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Say, in a USTA adult league match or a NCAA match, what is the purpose of numbering lineup positions by theoretical skill level?

For example, if teams are of four players, then the best player from each team will play each other, the second-best player of each team will play each other, and so on.

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The idea here is to prevent "unfair" results which can be caused by random matchups.

For a very simplified example, consider a situation where a higher ranked player always beats a lower ranked player, and the two teams are:

  • Team A: players ranked 1, 3, 5, 7, 9
  • Team B: players ranked 2, 4, 6, 8, 10

It's clear here that team A is the better team, and that's the result which happens if the players match up in order: 1 beats 2, 3 beats 4, 5 beats 6, 7 beats 8, 9 beats 10 and team A wins the match 5-0.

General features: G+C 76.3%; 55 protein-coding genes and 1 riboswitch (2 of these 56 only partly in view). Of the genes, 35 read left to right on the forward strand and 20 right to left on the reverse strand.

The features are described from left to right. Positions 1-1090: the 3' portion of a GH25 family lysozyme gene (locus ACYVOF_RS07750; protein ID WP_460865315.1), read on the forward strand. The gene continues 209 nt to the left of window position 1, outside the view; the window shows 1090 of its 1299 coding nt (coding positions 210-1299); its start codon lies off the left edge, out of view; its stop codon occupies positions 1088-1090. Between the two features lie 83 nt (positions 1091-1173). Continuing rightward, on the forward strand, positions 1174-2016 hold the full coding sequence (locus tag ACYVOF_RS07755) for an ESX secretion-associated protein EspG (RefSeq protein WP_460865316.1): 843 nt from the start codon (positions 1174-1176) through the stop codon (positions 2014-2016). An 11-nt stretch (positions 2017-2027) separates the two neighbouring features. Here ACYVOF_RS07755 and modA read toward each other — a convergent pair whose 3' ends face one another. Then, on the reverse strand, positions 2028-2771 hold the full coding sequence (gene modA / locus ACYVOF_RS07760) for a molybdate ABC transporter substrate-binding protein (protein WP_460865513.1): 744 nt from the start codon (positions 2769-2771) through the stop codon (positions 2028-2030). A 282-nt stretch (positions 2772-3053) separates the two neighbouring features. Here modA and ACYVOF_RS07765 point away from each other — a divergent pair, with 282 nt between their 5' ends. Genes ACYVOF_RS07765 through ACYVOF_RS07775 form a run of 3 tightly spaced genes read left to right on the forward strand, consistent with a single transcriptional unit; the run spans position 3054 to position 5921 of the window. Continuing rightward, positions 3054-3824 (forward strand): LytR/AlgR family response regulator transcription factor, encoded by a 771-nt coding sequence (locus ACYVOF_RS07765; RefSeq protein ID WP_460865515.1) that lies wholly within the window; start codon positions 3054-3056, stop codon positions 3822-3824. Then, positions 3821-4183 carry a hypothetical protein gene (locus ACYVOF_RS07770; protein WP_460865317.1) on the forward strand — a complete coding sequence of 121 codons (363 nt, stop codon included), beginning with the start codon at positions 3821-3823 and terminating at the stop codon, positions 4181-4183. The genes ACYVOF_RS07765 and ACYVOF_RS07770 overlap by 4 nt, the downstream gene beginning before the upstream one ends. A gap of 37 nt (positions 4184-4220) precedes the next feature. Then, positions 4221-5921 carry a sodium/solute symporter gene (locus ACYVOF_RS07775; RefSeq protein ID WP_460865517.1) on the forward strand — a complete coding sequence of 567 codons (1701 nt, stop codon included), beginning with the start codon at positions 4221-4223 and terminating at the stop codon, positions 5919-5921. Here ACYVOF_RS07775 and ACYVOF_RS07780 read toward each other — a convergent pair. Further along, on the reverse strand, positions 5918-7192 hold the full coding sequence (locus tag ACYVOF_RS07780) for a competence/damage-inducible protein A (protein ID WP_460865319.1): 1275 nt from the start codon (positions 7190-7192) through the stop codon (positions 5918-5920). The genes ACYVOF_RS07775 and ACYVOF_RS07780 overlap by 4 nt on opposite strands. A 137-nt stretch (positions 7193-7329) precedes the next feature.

Now consider what happens if team B plays the 10th ranked player "out of order": 1 beats 10, 3 loses to 2, 5 loses to 4, 7 loses to 6, 9 loses to 8 and team B wins the match 4-1.

That's obviously a very simplified and exaggerated example, but even with some less simple models you can show that you get the "correct" result more often with in-order pairings than with other schemes.

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  • Are there typically restrictions on how teams set their lineups, based on past performance? In USTA it seems that lineups are moved around loosely, even though the better players are in the higher part of the lineup roughly.
    – Curious
    May 10 at 19:15
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    @AustinConlon I couldn't comment on specific tennis leagues; as hinted above, I know this from chess matches where it is generally fixed - although of course chess has a well-defined rating system that tennis leagues may not.
    – Philip Kendall
    May 10 at 19:18

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